Tuesday, May 7, 2013

It Doesn’t Take a Millennial To Know This Isn't a Great Idea

I like my generational stereotypes as much as the next person. There’s a certain comfort in finding an identity amongst a group of people born within a certain span of years and recognizing similarities in experiences, attitudes, and beliefs.

When I started managing Millennials (those born between 1977 and 1992) certain generational differences became very apparent. I won’t bore you with the details; we’ve all heard about Gen Y's infatuation with itself and its abilities, as well as its general lack of regard for hierarchy, qualities not exactly endearing in most workplaces. And it doesn’t matter that many in my generation (Gen X) created these little monsters. (Hey Adam—shout out from Mommy!) (Actually, I blame those overindulgent Boomers who waited until forever to have children—yeah, they’re the problem.)

But seriously, we humans love our cliques, don’t we? So, Gen X is one of my “cliques,” and part of our group consciousness is criticizing Gen Y, or um … our children.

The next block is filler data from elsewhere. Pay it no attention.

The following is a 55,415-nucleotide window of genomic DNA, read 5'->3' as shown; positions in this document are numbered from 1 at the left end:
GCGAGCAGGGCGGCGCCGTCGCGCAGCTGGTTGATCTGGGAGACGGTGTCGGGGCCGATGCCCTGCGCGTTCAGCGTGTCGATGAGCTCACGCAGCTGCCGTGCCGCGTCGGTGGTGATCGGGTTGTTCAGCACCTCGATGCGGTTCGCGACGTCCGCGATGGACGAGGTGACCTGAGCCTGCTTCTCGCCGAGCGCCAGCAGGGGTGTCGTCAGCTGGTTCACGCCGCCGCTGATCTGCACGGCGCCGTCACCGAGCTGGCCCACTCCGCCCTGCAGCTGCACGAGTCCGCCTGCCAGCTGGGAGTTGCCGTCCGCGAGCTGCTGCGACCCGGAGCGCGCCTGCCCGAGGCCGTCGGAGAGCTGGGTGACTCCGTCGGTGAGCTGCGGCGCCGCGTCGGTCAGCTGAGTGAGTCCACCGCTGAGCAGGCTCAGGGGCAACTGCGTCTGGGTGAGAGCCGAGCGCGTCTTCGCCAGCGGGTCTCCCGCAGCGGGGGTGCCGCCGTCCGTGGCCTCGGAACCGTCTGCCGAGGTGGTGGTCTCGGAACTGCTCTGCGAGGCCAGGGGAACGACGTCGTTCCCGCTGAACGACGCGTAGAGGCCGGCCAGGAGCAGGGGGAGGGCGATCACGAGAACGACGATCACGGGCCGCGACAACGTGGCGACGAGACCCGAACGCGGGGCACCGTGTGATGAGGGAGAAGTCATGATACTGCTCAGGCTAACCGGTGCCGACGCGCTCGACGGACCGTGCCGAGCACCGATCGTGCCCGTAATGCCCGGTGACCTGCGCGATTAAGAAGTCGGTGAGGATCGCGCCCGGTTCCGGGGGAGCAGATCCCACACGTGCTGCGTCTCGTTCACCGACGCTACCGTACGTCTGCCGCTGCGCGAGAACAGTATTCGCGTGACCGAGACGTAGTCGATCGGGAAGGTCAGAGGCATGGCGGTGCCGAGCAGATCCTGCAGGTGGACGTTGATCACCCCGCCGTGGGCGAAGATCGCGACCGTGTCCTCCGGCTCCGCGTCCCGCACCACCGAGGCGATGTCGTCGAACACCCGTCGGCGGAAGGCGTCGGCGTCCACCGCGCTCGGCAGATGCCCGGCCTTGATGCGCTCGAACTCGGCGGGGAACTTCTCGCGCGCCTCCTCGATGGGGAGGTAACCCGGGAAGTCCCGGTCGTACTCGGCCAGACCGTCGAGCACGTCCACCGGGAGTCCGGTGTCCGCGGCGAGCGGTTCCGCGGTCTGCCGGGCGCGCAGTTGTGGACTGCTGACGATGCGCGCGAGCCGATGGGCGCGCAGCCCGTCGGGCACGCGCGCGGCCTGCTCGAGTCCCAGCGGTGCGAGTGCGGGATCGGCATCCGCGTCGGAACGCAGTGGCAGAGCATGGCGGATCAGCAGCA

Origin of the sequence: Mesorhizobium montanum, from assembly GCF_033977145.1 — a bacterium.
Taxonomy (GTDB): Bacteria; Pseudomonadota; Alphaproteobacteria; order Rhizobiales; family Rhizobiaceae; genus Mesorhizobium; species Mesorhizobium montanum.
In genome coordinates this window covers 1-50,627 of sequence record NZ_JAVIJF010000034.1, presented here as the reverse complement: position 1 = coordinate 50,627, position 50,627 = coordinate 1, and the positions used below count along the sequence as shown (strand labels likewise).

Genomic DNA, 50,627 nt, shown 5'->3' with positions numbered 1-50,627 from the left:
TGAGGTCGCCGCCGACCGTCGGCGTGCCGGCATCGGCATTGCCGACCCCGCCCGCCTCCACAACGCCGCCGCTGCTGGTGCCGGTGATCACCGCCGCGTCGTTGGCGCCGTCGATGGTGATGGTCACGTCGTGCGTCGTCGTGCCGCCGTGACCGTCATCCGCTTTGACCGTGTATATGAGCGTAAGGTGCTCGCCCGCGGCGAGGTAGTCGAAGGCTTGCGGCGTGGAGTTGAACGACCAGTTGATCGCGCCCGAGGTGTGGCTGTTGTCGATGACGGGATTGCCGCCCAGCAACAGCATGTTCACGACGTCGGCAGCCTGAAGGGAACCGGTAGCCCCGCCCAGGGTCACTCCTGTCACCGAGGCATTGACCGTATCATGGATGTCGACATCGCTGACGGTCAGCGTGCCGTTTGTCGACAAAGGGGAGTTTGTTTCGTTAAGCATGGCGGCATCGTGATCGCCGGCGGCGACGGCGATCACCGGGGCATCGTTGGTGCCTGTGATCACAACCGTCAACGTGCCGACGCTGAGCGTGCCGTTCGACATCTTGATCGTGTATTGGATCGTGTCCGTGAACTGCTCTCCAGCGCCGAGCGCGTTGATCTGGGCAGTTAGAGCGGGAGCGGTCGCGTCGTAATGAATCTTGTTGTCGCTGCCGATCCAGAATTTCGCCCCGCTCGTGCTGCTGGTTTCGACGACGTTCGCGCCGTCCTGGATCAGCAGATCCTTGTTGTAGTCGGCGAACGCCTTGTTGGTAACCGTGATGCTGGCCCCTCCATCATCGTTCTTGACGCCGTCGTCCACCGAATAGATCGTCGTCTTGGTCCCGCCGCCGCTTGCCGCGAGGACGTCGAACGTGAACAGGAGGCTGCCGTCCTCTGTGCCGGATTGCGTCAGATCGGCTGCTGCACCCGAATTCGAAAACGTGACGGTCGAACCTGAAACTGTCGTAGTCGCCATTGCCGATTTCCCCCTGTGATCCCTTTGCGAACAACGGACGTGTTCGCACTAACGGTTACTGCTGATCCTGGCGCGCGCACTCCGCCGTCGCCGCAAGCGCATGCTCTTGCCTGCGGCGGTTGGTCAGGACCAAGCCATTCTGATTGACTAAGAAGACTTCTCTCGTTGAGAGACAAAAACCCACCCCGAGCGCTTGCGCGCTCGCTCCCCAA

However, I’m drawing a line in the sand today, because the Millennial who brought a cat to a job interview is in a class by herself. I can’t blame this complete lack of common sense on her generation. Uh huh. No. This is beyond.

"I'm sorry, could you repeat that? Where do I see myself in five years? Hmmm ..."

And while we’re at it, here are a few other things NOT to do at a job interview—
  • Don’t stare at me blankly when I ask about a job listed on your resume, pause, and then say, “Well, here’s the thing. I didn’t write my resume.”
  • Don’t come thirty minutes late, and then slip into the chair opposite me as though you’re fifteen minutes early. If you’re thirty minutes late and you haven’t called to update me, before I even see you, I better hear you saying “My apologies …”
  • Don’t choose “Never” to such common human failings as “I’ve disappointed a friend” or “I’ve shaded the truth to make someone think better of me” on your workplace personality test. The test writers know you’re lying, and when I see the results, I’ll know you’re lying, too. And then I can’t hire you.
  • Don’t hit on me. I don’t care how much of a charmer you fancy yourself. Just don’t do it.
  • And of course, don’t bring any animals to the interview (see earlier). Or you Mom. Or your lawyer. Please.

Do you have any interviewing advice to share with our young job seekers? Spill it!


  1. I used to work in HR/Recruiting. I still remember doing an interview with a man in his 50s who in the middle of my questions said "you are extremely attractive, have you ever been on TV?" When I told him that was inappropriate, his response was "I don't believe in that". Well I missed the memo about THAT unique religion. I told him to discuss that with his career counsellor and refused to submit him to the client.

    1. "I don't believe in that." Too funny! Perhaps he was a Millennial at heart? (Or just a creep …)